A Metis Coat for Willie
"A Metis Coat for Willie"
The Metis, (pronounced May-Tee) are defined as people of Aboriginal descent. They established themselves throughout the Western Plains of Canada; and all the way South in to the Mississippi Valley. Some say there may have been people of 'mixed blood' in North America in the 1300's. They were the 'go-betweens' whom the European (mainly French and Scottish) counted on to help with the fur trade and the expansion of the West in Canada.
The following is a fictional story about a more modern Metis family.
Willie DuLac was a nine year-old Metis boy who lived with his father, mother, and little sister, Marie-Belle in a small prairie town in Western Canada. The 'town' was a pleasant village with just a couple of streets and a main thoroughfare, where most of the shopping was done and where the Bus Depot was located. There was one steepled church and one school which had combined grades in just a few rooms. The town was surrounded by mixed farms and a forested area where hunting was permitted during certain seasons.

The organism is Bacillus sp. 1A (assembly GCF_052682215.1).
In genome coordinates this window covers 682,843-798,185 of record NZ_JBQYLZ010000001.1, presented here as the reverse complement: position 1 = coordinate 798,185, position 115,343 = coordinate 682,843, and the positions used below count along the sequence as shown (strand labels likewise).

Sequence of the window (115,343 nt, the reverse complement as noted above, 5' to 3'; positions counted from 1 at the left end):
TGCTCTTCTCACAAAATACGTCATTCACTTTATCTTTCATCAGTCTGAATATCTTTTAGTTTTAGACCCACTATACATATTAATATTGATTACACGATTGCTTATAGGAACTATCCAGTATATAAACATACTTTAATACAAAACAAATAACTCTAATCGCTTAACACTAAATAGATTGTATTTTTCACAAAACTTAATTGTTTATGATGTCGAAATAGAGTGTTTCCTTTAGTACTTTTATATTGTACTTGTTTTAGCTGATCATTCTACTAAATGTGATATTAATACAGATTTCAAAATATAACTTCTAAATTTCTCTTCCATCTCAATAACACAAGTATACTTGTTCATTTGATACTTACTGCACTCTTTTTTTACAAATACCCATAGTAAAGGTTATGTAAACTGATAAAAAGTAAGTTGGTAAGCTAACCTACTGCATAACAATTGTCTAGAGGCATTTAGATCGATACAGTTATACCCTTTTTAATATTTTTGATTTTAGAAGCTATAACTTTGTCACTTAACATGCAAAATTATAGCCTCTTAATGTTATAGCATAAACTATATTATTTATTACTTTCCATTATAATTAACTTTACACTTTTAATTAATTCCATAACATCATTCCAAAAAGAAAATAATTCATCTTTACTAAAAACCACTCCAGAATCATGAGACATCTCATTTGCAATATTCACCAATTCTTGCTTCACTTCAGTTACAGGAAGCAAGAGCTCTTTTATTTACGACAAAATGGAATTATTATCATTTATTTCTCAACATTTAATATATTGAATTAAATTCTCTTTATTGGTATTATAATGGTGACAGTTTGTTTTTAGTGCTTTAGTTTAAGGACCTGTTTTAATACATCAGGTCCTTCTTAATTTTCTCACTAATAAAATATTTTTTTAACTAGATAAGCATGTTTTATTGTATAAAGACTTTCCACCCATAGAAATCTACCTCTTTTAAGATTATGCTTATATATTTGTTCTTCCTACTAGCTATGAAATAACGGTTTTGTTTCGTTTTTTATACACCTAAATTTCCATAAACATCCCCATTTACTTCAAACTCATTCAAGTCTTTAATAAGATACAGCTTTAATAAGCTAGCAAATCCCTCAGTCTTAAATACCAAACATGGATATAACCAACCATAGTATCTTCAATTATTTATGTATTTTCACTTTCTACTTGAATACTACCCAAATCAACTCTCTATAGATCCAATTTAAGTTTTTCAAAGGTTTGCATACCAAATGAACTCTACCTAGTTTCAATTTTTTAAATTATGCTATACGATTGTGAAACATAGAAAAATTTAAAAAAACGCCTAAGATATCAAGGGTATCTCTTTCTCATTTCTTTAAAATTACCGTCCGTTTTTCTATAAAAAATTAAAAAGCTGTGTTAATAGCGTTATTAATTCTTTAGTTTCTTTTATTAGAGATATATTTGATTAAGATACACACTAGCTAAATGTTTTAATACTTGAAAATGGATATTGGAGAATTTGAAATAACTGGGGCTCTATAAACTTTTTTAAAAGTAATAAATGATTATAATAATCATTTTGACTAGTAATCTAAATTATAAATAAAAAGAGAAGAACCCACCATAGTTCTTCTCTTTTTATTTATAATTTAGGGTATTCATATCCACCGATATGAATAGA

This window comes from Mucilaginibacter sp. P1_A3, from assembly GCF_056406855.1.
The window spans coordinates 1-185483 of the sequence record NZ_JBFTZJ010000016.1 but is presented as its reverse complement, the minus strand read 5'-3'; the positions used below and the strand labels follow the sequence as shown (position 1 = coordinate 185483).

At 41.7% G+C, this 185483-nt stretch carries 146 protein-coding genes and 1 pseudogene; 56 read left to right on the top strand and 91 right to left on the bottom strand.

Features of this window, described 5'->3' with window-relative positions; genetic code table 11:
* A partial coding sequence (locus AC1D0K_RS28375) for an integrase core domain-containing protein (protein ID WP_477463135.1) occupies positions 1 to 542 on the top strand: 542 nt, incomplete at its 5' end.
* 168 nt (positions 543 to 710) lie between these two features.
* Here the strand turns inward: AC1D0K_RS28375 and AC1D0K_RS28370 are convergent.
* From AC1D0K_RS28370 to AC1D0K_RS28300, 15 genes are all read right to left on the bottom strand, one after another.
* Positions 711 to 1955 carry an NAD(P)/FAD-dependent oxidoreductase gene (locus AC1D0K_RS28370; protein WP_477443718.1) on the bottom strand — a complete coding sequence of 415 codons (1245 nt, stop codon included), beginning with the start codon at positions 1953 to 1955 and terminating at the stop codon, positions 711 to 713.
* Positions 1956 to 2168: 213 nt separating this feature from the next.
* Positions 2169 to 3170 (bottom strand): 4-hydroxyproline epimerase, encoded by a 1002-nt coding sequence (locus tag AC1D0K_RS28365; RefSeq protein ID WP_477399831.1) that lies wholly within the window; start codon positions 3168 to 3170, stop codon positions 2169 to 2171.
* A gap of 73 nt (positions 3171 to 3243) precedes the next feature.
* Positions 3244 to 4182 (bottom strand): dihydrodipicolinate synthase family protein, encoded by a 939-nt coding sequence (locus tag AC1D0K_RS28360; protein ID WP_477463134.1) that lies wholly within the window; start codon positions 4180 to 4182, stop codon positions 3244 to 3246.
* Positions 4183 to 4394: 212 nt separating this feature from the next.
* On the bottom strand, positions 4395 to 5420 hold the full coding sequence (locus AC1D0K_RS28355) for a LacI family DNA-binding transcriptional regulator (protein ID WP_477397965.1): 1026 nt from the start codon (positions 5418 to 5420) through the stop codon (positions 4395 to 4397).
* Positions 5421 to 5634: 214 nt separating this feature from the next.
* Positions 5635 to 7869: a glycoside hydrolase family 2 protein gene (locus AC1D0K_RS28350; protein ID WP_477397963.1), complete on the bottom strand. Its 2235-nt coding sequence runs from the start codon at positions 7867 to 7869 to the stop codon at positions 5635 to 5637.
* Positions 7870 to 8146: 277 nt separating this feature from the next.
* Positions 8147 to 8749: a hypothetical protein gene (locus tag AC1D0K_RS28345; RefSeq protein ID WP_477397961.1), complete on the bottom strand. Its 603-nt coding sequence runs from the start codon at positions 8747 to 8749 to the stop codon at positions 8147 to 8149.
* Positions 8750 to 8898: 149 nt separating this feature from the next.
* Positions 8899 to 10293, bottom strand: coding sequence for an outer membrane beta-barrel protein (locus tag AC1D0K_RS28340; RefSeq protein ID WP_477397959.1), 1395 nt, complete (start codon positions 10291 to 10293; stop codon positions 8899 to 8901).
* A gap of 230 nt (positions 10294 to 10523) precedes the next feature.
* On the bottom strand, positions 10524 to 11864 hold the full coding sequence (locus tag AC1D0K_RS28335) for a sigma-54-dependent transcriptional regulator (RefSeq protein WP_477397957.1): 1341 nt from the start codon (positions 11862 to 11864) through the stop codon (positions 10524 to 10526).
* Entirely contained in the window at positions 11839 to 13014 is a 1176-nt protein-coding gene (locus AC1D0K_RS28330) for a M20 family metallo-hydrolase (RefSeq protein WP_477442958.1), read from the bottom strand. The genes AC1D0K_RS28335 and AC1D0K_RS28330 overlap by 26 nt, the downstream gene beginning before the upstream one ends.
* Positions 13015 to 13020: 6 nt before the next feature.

They weren't poor but neither were they 'well-to-do' as Willie's mother used to refer to the couple of more wealthy land owners in the area. Willie and his family lived in a older home their father had built on the edge of town.
Willie's father, Jean DuLac, worked in the railway yards as a general laborer. Often times he would hunt deer or go fishing for extra food. Jean worked hard for a living and was proud that he was the third generation of his family who was employed with the Railway.
Willie's mother Anne was just proud to be a stay at home mom. She loved to bake bread and most everyone's favorite, Bannock. It was a carry over from the Scots. Some also called it "Indian flat bread". It was unleavened , thick and round. It was best served warm with melting lard or butter spread on it. It was simply made with flour, lard, baking powder, salt. water and sometimes a bit of sugar. It was great with stew or just like that by itself. One could make it special by adding raisins. That would replace fancy tarts from the bakery.
Anne DuLac was talented in other ways too. She was well known for her beautifully crafted head bands and vests with ornate bead work on them. She often said that she inherited this talent from her mother, Jane Eagle, a prominent elder in the community, who in turn inherited it from Anne's grandmother.